March 25, 2013
(Date and Venue May Change)
Dr. Kristina Killgrove, University of Western Florida
Dr. Killgrove will present a lecture on the health and diet of Imperial Romans. Urban Rome during the Imperial period is often considered a place with high disease load and mortality, particularly affecting the lower class inhabitants of the city. Most of this information, however, is drawn from historical records, which are notoriously biased sources as they were written by educated, elite men. New approaches to understanding the diversity of past populations have arisen recently in anthropology, whose models of population interaction, nuanced theories of culture, and biochemical testing combine to generate intriguing data on life histories. Placed within the complex cultural context of the Roman Empire, then, the skeletal remains of people buried in simple graves in the Roman suburbs have begun to reveal the secrets of lower class lives in a way that even tombstones cannot match. In this talk, Dr. Killgrove will discuss the skeletal and dental pathology data and the biochemical dietary data that she collected from three Imperial period cemeteries in Rome, which call into question the blanket assumption that health in Rome was poor. Information from skeletons speaks to the importance of investigating the differences in health outcomes in this complex preindustrial urban center, as heterogeneity of the population may be related to disease ecology, diet, or genetic variation.
Dr. Kristina Killgrove CV
Kristina Killgrove is an assistant professor of Bio-anthropology at the University of West Florida. She previously taught a variety of anthropology courses at Vanderbilt, UNC Chapel Hill, SUNY Cortland, and Durham Technical Community College. Her most recent research involves biochemical analysis of skeletal remains from Imperial Rome in order to answer questions about the health, diet, and living conditions of the Romans who are not known from historical records, namely the lower classes, slaves, immigrants, women, and children. Dr. Killgrove shares her interest in the human skeleton and the ancient Romans on her blog, Powered by Osteons.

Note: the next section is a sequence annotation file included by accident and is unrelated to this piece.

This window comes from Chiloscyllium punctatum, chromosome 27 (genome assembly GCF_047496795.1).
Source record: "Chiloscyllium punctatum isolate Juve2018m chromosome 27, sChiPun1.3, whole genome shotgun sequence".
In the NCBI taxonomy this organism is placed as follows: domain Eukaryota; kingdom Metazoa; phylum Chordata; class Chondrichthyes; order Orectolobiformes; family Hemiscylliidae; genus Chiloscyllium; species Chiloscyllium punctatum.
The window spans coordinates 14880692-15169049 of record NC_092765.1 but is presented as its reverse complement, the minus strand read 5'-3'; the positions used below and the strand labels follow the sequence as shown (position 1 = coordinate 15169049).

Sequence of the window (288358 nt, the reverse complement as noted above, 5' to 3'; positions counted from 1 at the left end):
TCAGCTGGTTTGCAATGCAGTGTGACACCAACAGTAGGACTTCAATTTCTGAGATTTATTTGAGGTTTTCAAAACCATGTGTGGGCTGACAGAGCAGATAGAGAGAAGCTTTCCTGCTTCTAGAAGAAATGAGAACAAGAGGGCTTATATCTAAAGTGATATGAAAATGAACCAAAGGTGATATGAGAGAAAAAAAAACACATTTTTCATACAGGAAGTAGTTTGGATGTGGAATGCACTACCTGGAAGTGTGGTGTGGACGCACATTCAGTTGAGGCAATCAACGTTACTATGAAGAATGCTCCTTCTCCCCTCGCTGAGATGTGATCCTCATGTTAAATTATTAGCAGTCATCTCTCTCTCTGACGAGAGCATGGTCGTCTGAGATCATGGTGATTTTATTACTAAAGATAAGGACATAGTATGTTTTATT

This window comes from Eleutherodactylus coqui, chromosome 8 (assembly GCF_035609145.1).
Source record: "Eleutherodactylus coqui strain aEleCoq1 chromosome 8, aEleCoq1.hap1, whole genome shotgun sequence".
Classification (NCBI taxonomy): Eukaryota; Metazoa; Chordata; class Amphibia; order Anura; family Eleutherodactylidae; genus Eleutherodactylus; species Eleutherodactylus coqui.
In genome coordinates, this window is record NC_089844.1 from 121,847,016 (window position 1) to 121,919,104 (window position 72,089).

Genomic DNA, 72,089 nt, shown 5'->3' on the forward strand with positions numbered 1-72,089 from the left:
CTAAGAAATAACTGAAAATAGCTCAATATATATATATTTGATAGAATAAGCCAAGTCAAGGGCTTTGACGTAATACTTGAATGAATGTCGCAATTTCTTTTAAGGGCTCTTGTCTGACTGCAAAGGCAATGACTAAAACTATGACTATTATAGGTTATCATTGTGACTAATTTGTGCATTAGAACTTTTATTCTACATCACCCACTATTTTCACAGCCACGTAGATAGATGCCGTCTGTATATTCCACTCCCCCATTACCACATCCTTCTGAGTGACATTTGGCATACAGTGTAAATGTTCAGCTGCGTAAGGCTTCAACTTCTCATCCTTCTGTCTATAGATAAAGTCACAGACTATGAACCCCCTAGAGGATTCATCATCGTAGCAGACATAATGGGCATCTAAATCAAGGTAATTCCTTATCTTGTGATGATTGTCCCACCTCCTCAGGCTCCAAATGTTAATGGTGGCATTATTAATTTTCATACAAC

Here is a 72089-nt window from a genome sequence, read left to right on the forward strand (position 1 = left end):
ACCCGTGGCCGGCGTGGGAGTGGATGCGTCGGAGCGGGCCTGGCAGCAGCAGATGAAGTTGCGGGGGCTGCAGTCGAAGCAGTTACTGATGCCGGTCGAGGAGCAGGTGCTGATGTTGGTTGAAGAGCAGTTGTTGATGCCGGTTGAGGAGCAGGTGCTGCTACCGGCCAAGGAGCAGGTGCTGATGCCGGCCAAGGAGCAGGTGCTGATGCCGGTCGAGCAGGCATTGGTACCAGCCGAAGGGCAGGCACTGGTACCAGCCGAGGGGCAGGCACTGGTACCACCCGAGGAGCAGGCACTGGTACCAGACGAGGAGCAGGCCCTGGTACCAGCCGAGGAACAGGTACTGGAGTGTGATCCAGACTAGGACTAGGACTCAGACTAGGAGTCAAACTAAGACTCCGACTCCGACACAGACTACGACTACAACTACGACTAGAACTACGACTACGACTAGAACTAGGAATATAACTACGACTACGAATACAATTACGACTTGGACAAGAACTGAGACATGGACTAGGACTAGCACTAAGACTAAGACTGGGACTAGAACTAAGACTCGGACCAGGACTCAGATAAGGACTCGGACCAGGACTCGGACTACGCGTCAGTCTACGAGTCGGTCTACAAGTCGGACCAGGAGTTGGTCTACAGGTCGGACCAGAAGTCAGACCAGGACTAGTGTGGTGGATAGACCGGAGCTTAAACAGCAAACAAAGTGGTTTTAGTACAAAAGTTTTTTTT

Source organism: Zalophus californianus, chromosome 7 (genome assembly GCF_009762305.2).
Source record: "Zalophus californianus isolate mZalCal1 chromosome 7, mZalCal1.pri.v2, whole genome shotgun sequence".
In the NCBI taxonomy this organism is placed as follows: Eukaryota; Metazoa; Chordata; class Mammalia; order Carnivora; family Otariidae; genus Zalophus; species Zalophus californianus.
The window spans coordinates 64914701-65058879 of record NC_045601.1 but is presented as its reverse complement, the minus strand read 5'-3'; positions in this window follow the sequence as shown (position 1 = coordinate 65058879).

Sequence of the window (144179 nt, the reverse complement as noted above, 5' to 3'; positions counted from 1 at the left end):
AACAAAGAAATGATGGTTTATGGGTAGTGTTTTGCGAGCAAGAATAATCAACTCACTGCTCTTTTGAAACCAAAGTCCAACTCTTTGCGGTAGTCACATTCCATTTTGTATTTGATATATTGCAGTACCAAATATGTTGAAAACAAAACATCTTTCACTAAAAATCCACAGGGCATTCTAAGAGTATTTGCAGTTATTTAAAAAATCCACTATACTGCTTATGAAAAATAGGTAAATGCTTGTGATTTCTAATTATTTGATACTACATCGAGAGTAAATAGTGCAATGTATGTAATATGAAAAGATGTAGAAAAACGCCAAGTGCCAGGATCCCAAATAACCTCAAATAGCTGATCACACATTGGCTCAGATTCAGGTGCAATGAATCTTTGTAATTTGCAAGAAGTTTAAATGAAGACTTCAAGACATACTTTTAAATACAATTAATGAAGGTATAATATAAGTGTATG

Dr. Killgrove is the Principal Investigator of The Roman DNA Project . In collaboration with John Dudgeon of Idaho State University, Dr. Killgrove is undertaking the first DNA analysis of people from the city of Rome. The main goals of this project are: 1) to use mitochondrial DNA analysis to more fully understand the demographics of the population of Imperial Rome; 2) to investigate the genetic diversity of the population of Rome from the earlier Republican period; and 3) to use mitochondrial DNA analysis to learn more about female mobility in the Empire. Future phases of this project will involve: combining DNA, isotope, and palaeopathological analyses to answer questions about disease ecology in the Italian peninsula, particularly with respect to the frequency of malaria and the presence of genetic anemias (thalassemia, sickle cell, and G6PD or favism); and undertaking a full genomic analysis of one or more people from Rome. In essence, the results of this project will provide a glimpse into the physical and social ramifications of immigration in the Roman Empire. This is a new approach to understanding the lives of the plebeians and slaves who are rarely mentioned in the historical records of the Roman Empire.